I feel the “disease” plaguing me at times. The hover-mother syndrome. It’s when I hover over my kids just to make sure they follow all the “shoulds.” I hover so they don’t get too wild or too disobedient or too…well…out of my control.
God has patiently been working on me, slowly breaking my control-freakishness. Because it isn’t freedom for anyone — this hover syndrome.
So when I sense the thing flaring up, I purposefully try to remember a few key things He’s taught me.
1. Train up, not control.
The Bible never says, “Fathers and mothers, control your children.” These kids aren’t mine to control. Really, nothing is mine to control. My calling is to train them up in the Lord.
Just like I said the other day, we set rules and teach God’s “law” but not because the laws will change their souls. Or even control them. God’s law is there to reveal our sin and desperation for a Savior. (Romans 7:7)
So I imperfectly teach them His ways throughout our day and then discipline (inconsistently at times) when they fail. But not because I think the laws will heal them. I have to trust Him to pierce and transform their hearts. He does the soul-work.
Train up, not control. (Deuteronomy 6:6-7)
2. Take three steps back and stop talking.
Sometimes He speaks very literally with me. “Step back and close your sweet little mouth,” He says. Well, sometimes He’s more stern.
When I feel the need to hover I often have to physically step away and close my mouth, remembering point number one and then doing point number three. (Proverbs 13:3; Psalm 141:3)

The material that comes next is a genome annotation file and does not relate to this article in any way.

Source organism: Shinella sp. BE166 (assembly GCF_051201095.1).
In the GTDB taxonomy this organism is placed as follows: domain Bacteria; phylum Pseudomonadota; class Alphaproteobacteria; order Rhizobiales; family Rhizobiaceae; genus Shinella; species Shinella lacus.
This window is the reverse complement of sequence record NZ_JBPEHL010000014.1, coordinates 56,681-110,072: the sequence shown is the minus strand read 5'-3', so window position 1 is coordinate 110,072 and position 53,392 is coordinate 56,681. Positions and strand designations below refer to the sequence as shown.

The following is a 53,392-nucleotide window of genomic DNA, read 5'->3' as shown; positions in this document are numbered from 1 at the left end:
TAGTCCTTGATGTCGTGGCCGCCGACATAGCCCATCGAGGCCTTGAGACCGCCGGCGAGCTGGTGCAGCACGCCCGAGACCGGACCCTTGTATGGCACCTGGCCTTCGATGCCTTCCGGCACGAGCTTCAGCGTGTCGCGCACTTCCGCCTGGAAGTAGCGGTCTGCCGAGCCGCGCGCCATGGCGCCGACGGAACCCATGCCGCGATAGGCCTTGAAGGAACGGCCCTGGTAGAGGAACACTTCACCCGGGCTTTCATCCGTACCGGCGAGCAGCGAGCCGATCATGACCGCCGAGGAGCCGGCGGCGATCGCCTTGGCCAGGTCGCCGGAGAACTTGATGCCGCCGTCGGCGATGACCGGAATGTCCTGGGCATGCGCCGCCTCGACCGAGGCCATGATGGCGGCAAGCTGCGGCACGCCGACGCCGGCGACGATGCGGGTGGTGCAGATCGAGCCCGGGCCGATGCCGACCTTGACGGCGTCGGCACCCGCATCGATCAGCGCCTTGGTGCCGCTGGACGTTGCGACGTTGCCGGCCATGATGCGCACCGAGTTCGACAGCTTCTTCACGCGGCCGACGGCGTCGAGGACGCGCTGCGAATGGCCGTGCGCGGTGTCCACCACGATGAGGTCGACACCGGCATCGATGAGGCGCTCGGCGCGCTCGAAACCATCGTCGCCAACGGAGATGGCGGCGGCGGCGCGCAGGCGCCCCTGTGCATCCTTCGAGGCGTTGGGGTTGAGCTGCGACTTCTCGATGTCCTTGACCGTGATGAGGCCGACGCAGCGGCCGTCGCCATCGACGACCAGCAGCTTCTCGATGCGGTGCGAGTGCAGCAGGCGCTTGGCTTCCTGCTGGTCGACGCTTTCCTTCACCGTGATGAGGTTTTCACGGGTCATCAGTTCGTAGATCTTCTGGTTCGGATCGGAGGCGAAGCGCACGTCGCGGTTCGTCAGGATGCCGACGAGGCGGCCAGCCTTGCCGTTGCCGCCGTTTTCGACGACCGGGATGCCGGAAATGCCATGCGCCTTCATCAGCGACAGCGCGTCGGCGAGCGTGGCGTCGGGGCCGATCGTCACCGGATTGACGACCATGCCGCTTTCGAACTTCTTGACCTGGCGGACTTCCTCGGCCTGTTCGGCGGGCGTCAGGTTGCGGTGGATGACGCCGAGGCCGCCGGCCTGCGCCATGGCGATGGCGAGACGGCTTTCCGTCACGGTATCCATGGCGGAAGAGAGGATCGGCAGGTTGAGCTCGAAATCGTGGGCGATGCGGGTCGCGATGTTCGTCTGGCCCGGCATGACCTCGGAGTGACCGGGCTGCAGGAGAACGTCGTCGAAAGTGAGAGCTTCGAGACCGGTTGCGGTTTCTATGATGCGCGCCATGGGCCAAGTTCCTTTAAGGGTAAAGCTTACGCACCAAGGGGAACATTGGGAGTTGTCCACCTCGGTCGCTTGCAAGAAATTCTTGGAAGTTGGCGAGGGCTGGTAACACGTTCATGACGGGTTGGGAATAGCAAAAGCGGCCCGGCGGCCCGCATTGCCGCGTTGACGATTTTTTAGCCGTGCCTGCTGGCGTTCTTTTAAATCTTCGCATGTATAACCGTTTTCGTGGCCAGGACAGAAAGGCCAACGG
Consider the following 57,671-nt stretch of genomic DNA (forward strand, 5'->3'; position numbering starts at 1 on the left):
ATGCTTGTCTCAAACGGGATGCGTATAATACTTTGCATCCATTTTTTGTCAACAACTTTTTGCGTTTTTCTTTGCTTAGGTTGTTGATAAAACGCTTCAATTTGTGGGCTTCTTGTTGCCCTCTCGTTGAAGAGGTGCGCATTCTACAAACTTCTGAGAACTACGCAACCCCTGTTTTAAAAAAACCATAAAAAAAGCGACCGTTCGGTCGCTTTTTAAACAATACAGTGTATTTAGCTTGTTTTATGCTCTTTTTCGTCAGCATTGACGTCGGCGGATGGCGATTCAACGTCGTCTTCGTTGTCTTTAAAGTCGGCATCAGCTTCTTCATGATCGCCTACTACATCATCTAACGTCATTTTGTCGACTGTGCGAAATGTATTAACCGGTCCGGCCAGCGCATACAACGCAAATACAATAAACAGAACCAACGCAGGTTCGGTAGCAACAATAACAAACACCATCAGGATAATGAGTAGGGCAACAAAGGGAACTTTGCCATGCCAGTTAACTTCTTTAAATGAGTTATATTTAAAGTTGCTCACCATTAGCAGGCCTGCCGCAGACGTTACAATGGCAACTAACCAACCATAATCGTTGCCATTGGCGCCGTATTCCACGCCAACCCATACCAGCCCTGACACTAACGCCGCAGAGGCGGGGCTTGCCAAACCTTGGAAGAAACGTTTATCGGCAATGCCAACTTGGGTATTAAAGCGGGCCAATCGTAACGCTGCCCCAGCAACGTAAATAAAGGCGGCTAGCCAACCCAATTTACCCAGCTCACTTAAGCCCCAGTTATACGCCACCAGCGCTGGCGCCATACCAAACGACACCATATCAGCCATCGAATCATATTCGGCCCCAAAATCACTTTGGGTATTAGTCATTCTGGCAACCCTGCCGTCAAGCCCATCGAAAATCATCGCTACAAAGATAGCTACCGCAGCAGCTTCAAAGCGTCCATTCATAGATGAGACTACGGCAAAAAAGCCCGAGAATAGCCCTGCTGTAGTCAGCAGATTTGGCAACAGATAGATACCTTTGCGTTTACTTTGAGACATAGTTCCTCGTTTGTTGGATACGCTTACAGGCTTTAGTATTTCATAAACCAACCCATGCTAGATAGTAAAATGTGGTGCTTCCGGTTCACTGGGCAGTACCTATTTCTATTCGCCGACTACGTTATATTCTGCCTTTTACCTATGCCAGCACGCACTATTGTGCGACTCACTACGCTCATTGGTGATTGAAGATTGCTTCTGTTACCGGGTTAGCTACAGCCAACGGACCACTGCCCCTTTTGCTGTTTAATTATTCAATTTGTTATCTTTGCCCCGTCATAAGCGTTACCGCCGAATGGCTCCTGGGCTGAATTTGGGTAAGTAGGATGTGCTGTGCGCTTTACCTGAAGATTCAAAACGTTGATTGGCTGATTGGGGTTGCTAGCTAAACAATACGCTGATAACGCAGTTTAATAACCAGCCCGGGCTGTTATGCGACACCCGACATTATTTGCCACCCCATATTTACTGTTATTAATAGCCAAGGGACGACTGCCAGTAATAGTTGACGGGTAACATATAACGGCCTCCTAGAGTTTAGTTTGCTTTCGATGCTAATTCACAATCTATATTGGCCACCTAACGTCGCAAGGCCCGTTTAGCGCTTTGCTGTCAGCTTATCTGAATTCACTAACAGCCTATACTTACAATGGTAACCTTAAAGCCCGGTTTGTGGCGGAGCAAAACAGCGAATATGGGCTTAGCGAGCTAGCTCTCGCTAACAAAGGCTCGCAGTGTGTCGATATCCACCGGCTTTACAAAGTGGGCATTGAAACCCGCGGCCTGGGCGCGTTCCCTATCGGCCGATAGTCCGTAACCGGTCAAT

3. Pray. It’s your fierce weapon in the battle for their souls.
True, I can’t control them. It isn’t my job as the parent. But I can stand in the gap. Because of Jesus’ blood over me, I can enter into the courts of my God and intercede for my kids.
But I don’t pray out of fear. At least not as often as I used to. I’m learning to pray with bold declaration of His promises. “You, Lord, love them more than I could ever love them. Work Your good will into their lives. Give them a love for Your statutes. I trust You.” (Matthew 6:7-13; Romans 8:38-39)
Fear not, for I am with you;
be not dismayed, for I am your God;
I will strengthen you, I will help you,
I will uphold you with my righteous right hand.
We can live free from that inner control-freak. Jesus died to set us free. But we need Him to open our eyes to when we grasp for the reigns of life. Then through His empowering we release people and situations to Him. We step back and close our mouths. And we pray fervently.
Fill me, Lord…
What or who do you find yourself hovering over in efforts to control?
How can we release those things and people to God?